In Jerusalem, Double Yerushalmi is a local organization attempting to build closer relationships between Arabs and Jews through cultural activities such as shesh besh – the local name for backgammon. Backgammon dates back 5,000 years to the ancient Iraqi city of Ur, and is a mainstay in the Middle East. For centuries, Jerusalem has been one of the central cities for playing the beloved game.
Zaki Djemal, an Israeli of Syrian Jewish descent, is one of the organizers of the game and says despite Jerusalem being “segregated in many ways” the organization “wanted to create some crossover between neighborhoods.” Adding, “Politics is not at the center of this, but it’s around.” So far the backgammon competitions have been held in both Arab and Jewish neighborhoods.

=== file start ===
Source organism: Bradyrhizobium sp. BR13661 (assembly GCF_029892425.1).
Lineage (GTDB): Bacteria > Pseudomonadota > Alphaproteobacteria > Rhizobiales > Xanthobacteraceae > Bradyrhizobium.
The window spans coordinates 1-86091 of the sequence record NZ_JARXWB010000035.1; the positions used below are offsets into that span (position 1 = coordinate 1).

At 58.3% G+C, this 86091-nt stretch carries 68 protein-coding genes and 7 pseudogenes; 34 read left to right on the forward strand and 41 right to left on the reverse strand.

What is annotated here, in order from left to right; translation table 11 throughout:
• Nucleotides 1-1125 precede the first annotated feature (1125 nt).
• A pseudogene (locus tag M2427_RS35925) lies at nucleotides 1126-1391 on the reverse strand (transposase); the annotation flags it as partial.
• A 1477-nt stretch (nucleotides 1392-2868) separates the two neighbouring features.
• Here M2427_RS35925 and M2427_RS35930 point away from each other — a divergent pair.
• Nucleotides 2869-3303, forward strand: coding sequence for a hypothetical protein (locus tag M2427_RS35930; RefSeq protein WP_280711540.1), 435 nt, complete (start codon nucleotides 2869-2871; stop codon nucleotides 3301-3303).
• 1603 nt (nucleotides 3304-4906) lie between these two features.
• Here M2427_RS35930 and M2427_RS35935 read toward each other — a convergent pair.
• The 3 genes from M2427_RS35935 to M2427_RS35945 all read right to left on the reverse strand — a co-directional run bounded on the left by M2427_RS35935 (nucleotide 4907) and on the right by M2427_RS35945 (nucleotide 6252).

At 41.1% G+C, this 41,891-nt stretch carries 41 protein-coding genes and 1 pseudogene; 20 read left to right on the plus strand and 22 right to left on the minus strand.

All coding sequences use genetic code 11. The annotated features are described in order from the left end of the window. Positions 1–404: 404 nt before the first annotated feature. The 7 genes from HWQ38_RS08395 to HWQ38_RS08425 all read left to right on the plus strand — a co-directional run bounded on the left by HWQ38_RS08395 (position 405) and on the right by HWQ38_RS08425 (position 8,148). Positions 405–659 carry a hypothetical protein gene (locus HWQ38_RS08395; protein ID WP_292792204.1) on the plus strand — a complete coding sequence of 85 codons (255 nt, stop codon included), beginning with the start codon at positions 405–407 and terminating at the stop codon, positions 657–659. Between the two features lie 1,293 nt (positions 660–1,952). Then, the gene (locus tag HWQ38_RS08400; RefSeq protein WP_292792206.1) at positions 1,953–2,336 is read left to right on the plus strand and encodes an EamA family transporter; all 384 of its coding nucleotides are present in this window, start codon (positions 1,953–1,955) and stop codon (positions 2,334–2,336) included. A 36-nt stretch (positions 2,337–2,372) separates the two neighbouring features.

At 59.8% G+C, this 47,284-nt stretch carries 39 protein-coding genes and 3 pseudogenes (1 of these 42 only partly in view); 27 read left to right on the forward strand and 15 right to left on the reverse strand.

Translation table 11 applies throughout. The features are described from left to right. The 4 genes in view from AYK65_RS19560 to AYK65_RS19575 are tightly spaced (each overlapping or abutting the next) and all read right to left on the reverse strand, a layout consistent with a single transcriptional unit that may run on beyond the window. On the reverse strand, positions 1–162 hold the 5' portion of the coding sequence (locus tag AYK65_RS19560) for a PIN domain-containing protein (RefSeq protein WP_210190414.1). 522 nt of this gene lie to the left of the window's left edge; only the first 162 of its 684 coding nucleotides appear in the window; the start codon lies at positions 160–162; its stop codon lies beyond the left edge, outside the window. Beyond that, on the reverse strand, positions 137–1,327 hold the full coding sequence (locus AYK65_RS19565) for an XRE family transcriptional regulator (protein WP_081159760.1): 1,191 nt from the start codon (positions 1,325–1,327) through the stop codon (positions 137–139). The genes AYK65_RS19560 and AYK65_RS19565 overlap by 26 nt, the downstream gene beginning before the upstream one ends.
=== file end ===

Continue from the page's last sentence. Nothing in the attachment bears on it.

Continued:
“You want to win, but it’s friendly too,” says Karem Joubran, a 27-year-old from Shuafat camp, a Palestinian refugee neighborhood in north Jerusalem. Despite having to go through checkpoints to get to the event, Kareem says that it’s worth it. “It’s good, to bring people together.” Binny Zupnick, 22, who moved to Israel from New York, adds, “There aren’t many mediums to meet people from the other side of the fence.”